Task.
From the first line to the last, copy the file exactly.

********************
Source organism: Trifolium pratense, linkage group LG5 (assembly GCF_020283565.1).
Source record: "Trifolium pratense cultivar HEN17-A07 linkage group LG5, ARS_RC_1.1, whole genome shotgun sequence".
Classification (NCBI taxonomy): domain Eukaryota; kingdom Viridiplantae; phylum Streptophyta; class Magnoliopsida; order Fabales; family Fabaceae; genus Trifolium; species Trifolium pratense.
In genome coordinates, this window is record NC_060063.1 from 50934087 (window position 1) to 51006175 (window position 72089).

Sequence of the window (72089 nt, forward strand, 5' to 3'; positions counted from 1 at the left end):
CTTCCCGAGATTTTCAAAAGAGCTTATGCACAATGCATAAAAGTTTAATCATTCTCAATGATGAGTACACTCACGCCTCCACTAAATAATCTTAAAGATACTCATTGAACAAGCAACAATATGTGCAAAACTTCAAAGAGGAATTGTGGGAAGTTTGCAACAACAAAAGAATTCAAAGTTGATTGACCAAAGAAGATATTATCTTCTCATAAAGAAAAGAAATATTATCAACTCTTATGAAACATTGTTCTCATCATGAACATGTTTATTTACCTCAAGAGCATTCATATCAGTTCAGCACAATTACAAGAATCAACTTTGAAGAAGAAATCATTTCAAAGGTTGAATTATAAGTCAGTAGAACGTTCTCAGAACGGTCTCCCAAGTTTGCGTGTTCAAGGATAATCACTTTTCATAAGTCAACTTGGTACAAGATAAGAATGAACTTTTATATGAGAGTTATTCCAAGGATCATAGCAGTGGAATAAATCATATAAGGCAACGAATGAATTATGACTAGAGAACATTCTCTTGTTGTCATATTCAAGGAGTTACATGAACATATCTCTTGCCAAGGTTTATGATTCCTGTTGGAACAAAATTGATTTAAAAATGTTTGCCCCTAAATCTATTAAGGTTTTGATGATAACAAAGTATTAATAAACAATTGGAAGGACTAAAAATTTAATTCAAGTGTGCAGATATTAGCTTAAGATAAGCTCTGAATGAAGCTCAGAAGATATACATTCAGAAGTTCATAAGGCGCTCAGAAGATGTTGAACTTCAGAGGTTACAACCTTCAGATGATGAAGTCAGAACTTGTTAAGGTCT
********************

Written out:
Source organism: Trifolium pratense, linkage group LG5 (assembly GCF_020283565.1).
Source record: "Trifolium pratense cultivar HEN17-A07 linkage group LG5, ARS_RC_1.1, whole genome shotgun sequence".
Classification (NCBI taxonomy): domain Eukaryota; kingdom Viridiplantae; phylum Streptophyta; class Magnoliopsida; order Fabales; family Fabaceae; genus Trifolium; species Trifolium pratense.
In genome coordinates, this window is record NC_060063.1 from 50934087 (window position 1) to 51006175 (window position 72089).

Sequence of the window (72089 nt, forward strand, 5' to 3'; positions counted from 1 at the left end):
CTTCCCGAGATTTTCAAAAGAGCTTATGCACAATGCATAAAAGTTTAATCATTCTCAATGATGAGTACACTCACGCCTCCACTAAATAATCTTAAAGATACTCATTGAACAAGCAACAATATGTGCAAAACTTCAAAGAGGAATTGTGGGAAGTTTGCAACAACAAAAGAATTCAAAGTTGATTGACCAAAGAAGATATTATCTTCTCATAAAGAAAAGAAATATTATCAACTCTTATGAAACATTGTTCTCATCATGAACATGTTTATTTACCTCAAGAGCATTCATATCAGTTCAGCACAATTACAAGAATCAACTTTGAAGAAGAAATCATTTCAAAGGTTGAATTATAAGTCAGTAGAACGTTCTCAGAACGGTCTCCCAAGTTTGCGTGTTCAAGGATAATCACTTTTCATAAGTCAACTTGGTACAAGATAAGAATGAACTTTTATATGAGAGTTATTCCAAGGATCATAGCAGTGGAATAAATCATATAAGGCAACGAATGAATTATGACTAGAGAACATTCTCTTGTTGTCATATTCAAGGAGTTACATGAACATATCTCTTGCCAAGGTTTATGATTCCTGTTGGAACAAAATTGATTTAAAAATGTTTGCCCCTAAATCTATTAAGGTTTTGATGATAACAAAGTATTAATAAACAATTGGAAGGACTAAAAATTTAATTCAAGTGTGCAGATATTAGCTTAAGATAAGCTCTGAATGAAGCTCAGAAGATATACATTCAGAAGTTCATAAGGCGCTCAGAAGATGTTGAACTTCAGAGGTTACAACCTTCAGATGATGAAGTCAGAACTTGTTAAGGTCT